— Never use hot water from the tap for drinking, cooking, or making formula. Hot water can take more lead out of the pipes.
— When you haven't used any water for a few hours or overnight let the cold water run for a few minutes before using it again. You will know it has run long enough when the water changes temperature. Usually it gets colder. This clears out any water sitting in the pipes that may have collected lead or other metals. (See the chapter on drinking water on page 33.)
• Have your water tested for lead. Call your local or state health department to learn how.
• If someone in your home works with lead, they can bring it home on their clothes. Make sure they shower and change clothes and shoes before coming inside. Wash these clothes by themselves.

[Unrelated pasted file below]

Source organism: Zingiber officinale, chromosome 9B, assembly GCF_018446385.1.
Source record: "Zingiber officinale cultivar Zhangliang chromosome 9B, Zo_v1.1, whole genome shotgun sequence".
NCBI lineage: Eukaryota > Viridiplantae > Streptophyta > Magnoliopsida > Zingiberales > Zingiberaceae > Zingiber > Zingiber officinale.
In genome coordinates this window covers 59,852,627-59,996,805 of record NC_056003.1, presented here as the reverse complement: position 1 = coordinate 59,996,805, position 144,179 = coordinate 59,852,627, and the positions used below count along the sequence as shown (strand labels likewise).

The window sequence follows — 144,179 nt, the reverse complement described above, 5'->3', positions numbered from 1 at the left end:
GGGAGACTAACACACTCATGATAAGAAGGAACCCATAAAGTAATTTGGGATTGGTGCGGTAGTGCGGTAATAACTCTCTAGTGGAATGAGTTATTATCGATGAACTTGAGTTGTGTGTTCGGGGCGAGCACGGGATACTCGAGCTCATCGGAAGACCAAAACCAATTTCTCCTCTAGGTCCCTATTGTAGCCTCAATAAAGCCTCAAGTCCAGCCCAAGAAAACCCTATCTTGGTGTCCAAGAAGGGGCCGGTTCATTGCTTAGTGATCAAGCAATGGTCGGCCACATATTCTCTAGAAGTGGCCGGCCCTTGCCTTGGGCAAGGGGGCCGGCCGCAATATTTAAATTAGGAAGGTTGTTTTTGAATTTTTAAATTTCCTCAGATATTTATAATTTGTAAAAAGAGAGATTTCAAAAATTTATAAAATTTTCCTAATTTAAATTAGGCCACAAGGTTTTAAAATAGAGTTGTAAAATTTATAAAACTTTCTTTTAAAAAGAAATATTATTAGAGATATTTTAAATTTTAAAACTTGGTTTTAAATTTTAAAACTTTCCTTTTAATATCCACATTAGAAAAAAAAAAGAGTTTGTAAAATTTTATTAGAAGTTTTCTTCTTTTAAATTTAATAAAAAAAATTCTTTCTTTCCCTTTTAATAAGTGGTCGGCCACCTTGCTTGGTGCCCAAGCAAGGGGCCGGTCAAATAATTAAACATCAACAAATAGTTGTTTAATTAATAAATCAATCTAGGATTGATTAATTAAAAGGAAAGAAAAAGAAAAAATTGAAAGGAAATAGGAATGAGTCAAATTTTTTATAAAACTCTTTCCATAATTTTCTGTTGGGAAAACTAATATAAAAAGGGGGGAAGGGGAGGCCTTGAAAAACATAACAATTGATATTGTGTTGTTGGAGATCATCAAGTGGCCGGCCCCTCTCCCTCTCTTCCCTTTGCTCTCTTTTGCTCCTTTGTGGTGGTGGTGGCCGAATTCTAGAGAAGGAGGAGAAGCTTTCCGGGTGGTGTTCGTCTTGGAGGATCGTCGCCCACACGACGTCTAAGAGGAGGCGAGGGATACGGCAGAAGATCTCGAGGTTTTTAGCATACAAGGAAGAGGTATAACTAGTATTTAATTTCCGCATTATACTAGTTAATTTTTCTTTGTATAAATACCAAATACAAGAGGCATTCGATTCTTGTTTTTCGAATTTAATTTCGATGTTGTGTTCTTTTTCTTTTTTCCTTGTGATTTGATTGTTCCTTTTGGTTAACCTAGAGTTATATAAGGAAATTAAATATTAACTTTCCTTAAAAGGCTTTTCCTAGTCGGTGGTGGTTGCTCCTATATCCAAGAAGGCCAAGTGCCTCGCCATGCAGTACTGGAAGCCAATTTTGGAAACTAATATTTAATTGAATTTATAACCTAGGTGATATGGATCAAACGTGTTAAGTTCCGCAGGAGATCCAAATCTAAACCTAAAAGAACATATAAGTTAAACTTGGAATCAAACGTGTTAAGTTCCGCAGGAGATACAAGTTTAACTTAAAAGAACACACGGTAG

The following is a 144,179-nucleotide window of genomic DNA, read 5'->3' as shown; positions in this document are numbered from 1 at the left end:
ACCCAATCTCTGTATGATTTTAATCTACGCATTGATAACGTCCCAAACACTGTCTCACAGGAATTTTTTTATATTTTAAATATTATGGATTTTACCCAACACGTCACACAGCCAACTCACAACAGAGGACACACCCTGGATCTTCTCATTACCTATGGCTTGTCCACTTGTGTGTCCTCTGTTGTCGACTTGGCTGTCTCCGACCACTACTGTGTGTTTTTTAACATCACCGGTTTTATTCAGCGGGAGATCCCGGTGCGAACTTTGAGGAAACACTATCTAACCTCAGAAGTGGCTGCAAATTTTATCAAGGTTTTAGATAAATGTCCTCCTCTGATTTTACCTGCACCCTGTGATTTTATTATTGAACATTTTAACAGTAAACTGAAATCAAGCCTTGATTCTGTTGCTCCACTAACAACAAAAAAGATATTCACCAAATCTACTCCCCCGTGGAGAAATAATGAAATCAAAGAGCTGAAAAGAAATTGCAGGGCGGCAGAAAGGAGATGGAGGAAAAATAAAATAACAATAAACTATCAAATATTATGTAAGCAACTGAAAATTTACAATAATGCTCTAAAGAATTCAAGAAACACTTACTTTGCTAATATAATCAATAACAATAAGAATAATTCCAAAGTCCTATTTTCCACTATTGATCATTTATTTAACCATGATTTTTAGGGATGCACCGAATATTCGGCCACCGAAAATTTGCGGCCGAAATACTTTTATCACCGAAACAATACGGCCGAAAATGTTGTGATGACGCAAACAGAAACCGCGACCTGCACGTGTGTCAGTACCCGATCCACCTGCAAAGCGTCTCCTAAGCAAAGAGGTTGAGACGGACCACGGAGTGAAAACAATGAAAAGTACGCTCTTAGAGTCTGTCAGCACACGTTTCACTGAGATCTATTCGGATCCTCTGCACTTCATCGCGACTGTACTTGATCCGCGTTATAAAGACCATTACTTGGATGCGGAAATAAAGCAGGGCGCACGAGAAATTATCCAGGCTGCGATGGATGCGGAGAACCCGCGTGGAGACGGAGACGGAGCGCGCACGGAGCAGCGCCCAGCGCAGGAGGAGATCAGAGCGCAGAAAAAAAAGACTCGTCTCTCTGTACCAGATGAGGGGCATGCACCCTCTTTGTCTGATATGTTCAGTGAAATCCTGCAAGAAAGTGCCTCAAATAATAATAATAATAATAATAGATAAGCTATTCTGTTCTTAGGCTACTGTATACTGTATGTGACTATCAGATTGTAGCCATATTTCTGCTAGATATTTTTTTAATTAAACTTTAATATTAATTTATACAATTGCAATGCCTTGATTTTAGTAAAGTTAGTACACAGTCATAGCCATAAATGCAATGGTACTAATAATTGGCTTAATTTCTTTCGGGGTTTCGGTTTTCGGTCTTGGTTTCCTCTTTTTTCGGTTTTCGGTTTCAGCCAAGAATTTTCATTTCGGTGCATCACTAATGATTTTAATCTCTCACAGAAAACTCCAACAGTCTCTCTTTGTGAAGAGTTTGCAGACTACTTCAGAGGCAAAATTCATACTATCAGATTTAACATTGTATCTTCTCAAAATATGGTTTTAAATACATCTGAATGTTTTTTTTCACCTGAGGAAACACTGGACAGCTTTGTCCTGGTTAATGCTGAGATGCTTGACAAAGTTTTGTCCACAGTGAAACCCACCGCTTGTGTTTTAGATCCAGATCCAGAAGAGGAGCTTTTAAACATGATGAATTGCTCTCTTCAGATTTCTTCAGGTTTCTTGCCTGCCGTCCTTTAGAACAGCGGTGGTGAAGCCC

• If your yard or the yard at your children's daycare may have lead in the soil, don't let your children play there. Have the soil tested for lead to make sure it's safe. Put in grass or other plants to help keep children away from the soil in the meantime.
• Feed your children a healthy diet. Foods with vitamin C, calcium, and iron can help reduce lead poisoning. Children with lead poisoning often don't get enough iron or other minerals in their diets. Making sure your children get enough of these nutrients can lower how much lead their body takes in.
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